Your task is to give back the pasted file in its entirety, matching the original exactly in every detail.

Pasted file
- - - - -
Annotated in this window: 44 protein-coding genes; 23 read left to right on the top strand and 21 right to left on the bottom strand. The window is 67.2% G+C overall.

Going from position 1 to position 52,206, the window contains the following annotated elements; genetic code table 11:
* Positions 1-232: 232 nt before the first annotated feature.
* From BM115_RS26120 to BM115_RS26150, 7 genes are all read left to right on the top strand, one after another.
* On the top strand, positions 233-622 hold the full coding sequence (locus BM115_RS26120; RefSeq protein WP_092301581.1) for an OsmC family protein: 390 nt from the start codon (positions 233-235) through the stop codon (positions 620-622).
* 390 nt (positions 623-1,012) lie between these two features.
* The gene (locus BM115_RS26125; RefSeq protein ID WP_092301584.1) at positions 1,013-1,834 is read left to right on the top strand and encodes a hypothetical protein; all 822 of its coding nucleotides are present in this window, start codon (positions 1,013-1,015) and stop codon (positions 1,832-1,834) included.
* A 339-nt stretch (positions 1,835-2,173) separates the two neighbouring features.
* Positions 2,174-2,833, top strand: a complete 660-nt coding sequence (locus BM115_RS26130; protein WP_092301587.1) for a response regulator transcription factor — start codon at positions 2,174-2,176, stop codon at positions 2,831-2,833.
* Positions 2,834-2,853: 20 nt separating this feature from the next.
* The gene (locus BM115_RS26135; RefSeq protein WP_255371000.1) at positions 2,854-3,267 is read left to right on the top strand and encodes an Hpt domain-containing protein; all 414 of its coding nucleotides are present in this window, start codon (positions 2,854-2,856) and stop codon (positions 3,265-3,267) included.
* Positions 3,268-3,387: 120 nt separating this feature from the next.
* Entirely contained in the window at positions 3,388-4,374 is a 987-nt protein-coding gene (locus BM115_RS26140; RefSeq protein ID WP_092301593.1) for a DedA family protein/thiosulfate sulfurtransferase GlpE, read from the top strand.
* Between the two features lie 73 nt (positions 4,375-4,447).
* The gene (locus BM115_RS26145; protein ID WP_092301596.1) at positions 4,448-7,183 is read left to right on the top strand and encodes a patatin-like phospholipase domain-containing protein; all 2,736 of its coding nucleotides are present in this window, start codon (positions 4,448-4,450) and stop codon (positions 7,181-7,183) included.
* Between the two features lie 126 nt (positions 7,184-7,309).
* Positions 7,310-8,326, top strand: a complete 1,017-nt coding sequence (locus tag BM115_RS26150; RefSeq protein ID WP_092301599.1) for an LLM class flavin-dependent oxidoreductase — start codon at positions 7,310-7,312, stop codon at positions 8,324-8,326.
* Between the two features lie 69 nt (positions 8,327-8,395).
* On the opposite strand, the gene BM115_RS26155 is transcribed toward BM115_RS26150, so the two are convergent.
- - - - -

Annotated in this window: 44 protein-coding genes; 23 read left to right on the top strand and 21 right to left on the bottom strand. The window is 67.2% G+C overall.

Going from position 1 to position 52,206, the window contains the following annotated elements; genetic code table 11:
* Positions 1-232: 232 nt before the first annotated feature.
* From BM115_RS26120 to BM115_RS26150, 7 genes are all read left to right on the top strand, one after another.
* On the top strand, positions 233-622 hold the full coding sequence (locus BM115_RS26120; RefSeq protein WP_092301581.1) for an OsmC family protein: 390 nt from the start codon (positions 233-235) through the stop codon (positions 620-622).
* 390 nt (positions 623-1,012) lie between these two features.
* The gene (locus BM115_RS26125; RefSeq protein ID WP_092301584.1) at positions 1,013-1,834 is read left to right on the top strand and encodes a hypothetical protein; all 822 of its coding nucleotides are present in this window, start codon (positions 1,013-1,015) and stop codon (positions 1,832-1,834) included.
* A 339-nt stretch (positions 1,835-2,173) separates the two neighbouring features.
* Positions 2,174-2,833, top strand: a complete 660-nt coding sequence (locus BM115_RS26130; protein WP_092301587.1) for a response regulator transcription factor — start codon at positions 2,174-2,176, stop codon at positions 2,831-2,833.
* Positions 2,834-2,853: 20 nt separating this feature from the next.
* The gene (locus BM115_RS26135; RefSeq protein WP_255371000.1) at positions 2,854-3,267 is read left to right on the top strand and encodes an Hpt domain-containing protein; all 414 of its coding nucleotides are present in this window, start codon (positions 2,854-2,856) and stop codon (positions 3,265-3,267) included.
* Positions 3,268-3,387: 120 nt separating this feature from the next.
* Entirely contained in the window at positions 3,388-4,374 is a 987-nt protein-coding gene (locus BM115_RS26140; RefSeq protein ID WP_092301593.1) for a DedA family protein/thiosulfate sulfurtransferase GlpE, read from the top strand.
* Between the two features lie 73 nt (positions 4,375-4,447).
* The gene (locus BM115_RS26145; protein ID WP_092301596.1) at positions 4,448-7,183 is read left to right on the top strand and encodes a patatin-like phospholipase domain-containing protein; all 2,736 of its coding nucleotides are present in this window, start codon (positions 4,448-4,450) and stop codon (positions 7,181-7,183) included.
* Between the two features lie 126 nt (positions 7,184-7,309).
* Positions 7,310-8,326, top strand: a complete 1,017-nt coding sequence (locus tag BM115_RS26150; RefSeq protein ID WP_092301599.1) for an LLM class flavin-dependent oxidoreductase — start codon at positions 7,310-7,312, stop codon at positions 8,324-8,326.
* Between the two features lie 69 nt (positions 8,327-8,395).
* On the opposite strand, the gene BM115_RS26155 is transcribed toward BM115_RS26150, so the two are convergent.